Building a better (G&L Tribute) Fallout April 05 2022, 2 Comments
Look at that thing! Isn't it a work of beauty? The surf green finish, the curves of the pickguard, saddle-lock bridge, small SC-2 style body paired with a 25.5" scale neck. These are such great guitars that only suffer in a few spots out of the box, but one of those spots is kindof a big deal. I've owned a lot of these Tribute Fallouts. I mean A LOT. Played them live and in-studio. One of my two "every day" players in my office is a Tribute Fallout. I've tried a lot of different pickup configurations in them. I've bought trashed ones and fixed them up. I can say that I know these guitars very well. As a result, this post will be a little shorter-winded than my typical review (maybe).
For Tribute Fallouts, try to find one pre-2019-ish, or at least make sure you're getting one with a mahogany body. These will most likely come with a gloss neck. Tape off the body and surrounding neck parts you don't play (headstock) and lightly sand the back of the neck with some 1200 grit wet dry, followed by 3000 to go from a gloss to matte finish. Don't sand through the finish, we're just controlling the gloss. Follow up with a little Birchwood Casey gunstock wax if you wish (not necessary strictly speaking). These typically come with a small neck shim (usually a little piece of cloth sanding belt material). It helps keep you from having to crank the saddle height. Not a big deal, just be aware if you take off the neck.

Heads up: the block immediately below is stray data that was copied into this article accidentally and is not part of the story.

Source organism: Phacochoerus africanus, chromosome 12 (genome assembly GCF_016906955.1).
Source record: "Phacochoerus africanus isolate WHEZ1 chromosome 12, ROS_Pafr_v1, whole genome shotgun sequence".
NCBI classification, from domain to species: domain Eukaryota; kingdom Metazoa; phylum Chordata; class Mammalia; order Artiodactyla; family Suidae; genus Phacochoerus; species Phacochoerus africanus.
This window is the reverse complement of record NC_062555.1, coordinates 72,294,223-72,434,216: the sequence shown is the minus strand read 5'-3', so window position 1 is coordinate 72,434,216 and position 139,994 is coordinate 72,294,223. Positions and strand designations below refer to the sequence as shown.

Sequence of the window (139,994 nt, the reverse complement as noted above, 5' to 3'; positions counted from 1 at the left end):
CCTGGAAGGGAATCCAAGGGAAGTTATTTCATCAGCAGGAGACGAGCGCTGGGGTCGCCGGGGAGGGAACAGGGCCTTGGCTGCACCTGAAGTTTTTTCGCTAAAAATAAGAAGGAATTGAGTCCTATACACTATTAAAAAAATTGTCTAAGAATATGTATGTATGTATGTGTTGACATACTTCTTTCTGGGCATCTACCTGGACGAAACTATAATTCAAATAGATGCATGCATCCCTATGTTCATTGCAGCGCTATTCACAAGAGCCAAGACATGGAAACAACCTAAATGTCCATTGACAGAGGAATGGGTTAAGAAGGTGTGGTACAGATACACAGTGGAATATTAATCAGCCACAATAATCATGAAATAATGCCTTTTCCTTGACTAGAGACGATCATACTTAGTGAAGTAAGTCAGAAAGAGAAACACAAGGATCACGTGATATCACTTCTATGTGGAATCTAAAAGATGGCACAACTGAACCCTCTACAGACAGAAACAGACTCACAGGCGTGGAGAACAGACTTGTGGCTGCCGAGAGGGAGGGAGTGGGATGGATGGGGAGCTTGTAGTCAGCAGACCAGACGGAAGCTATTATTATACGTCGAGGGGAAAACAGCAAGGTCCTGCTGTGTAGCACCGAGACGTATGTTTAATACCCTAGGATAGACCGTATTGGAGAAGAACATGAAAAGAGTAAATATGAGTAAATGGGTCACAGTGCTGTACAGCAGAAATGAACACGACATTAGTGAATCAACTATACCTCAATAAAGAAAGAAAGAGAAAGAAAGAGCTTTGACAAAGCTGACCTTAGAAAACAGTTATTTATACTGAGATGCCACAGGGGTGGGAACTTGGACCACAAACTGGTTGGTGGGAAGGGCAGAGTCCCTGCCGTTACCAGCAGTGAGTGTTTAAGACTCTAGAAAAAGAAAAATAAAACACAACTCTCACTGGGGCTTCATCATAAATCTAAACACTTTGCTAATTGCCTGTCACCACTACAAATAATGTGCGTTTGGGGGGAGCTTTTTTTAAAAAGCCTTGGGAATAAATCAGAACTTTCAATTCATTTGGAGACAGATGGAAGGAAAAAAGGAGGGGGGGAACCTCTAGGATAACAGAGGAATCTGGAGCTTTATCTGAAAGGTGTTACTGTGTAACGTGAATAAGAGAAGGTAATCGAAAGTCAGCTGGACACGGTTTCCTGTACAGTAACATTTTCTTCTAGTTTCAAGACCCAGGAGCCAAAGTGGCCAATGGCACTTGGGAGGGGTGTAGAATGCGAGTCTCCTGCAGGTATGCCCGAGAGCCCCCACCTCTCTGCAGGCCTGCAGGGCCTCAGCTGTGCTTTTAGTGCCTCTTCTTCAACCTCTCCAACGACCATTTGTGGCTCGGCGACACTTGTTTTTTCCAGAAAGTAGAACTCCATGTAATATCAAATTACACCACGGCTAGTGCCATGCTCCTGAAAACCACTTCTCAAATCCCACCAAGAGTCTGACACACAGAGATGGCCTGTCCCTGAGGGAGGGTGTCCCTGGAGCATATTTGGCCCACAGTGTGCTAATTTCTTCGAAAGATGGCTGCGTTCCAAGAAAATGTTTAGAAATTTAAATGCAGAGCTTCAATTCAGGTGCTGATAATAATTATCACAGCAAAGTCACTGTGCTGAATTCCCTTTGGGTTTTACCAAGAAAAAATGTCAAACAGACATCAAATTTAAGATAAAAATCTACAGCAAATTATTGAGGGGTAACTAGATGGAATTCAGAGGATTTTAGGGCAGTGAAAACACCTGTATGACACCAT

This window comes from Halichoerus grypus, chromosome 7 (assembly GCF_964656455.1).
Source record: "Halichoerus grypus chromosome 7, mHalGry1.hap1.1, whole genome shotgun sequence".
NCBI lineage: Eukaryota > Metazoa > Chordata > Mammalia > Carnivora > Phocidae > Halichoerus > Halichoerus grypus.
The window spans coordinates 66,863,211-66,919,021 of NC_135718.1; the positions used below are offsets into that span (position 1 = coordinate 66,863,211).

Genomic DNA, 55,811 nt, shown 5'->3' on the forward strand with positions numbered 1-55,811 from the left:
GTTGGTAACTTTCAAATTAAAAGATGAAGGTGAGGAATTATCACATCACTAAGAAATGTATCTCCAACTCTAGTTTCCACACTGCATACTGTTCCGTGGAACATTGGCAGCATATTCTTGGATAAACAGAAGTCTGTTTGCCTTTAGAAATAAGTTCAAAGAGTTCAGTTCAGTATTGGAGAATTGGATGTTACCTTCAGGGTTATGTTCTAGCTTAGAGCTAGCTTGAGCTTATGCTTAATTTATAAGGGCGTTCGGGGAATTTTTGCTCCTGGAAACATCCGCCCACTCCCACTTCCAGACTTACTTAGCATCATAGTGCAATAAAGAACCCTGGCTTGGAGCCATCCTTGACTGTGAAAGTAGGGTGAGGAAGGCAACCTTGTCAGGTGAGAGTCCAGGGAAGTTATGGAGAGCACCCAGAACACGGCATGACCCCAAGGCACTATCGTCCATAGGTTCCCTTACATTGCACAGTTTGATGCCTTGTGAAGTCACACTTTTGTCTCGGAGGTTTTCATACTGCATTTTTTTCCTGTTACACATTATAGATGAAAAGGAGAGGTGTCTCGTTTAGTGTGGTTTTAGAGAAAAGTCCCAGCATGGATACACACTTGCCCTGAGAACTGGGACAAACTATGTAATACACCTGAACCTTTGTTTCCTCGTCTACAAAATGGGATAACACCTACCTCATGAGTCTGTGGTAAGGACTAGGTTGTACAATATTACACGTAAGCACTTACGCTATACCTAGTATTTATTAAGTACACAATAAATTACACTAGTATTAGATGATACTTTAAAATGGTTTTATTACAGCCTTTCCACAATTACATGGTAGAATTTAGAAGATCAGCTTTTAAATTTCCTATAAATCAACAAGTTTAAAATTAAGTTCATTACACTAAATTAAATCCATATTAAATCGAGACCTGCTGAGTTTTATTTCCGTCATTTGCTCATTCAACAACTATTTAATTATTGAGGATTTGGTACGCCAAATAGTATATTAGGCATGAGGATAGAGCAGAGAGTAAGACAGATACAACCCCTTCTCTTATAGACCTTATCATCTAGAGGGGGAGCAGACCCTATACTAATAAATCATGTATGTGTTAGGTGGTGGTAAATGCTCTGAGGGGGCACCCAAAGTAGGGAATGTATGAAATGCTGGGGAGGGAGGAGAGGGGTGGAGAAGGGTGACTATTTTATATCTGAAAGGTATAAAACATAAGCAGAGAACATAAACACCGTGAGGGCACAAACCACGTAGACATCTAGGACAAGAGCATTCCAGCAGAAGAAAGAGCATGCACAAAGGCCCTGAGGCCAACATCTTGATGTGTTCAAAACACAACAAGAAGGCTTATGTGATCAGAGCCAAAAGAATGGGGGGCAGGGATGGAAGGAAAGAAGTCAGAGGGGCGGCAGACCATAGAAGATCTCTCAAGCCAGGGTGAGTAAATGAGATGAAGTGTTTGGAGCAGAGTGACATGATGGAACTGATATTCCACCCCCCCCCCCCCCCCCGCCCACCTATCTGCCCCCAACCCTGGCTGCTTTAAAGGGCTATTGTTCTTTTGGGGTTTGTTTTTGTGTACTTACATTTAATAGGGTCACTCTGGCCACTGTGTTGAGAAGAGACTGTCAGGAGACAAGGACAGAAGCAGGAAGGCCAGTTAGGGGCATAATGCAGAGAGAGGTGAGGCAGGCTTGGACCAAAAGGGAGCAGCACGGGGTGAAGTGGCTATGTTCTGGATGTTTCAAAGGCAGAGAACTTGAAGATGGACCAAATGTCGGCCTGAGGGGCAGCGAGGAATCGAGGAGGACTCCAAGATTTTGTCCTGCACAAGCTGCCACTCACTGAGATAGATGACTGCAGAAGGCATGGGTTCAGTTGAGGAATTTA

Saddle block bridge is great, and the top loading style gives this guitar a special sound and feel. Resonant yet slinky and bouncy. Sustain is wonderful, and the guitar is lively even unplugged. Tuners are fine. Nut has been a mixed bag on mine. Had to replace a few where they stuck the wrong nut on the guitar.
Let's get to the improvement needed. The bridge pickup. Jeez. Stock, it's the poster child for somehow inexplicably too hot and too muddy. I've tried dialing it in a million different ways, and lowered down (a lot) and raising up the pole pieces helps some, but it never seems to get it right. The coil split is wired to switch to the inside coil (toward the neck - who the hell thought that was a good idea?), so that doesn't help much either. The worst part is that the neck p90 is actually quite nice. Here's where the magic comes in. I have found a pickup that is the perfect mate for the neck p90. Best part? It's cheap. I give you...the GFS Surf 180. It's a direct drop in, just need to replace the tone pot. It has the sparkle, clarity, and output level all in the sweet spot to offset the warmth of the neck pup. Just...wow. It's the perfect mate for this guitar. Try it for yourself, see how much this $36 pickup can help. You'll be surprised.
With those little changes, you'll take this guitar from OK to freaking amazing. Satin neck, versatile pickups, amazing sustain and tone, super comfortable to play for long periods on stage. I can't recommend the post-tweaking Fallout enough, just be aware that the little big of investment and time will give you back major dividends. You won't want to put it down. Eagle-eyed shoppers can find these cheap, so the cost of a new bridge pickup is easily absorbed. If you don't want to go through that process, try one out in person and see if you can bond with that bridge pickup first.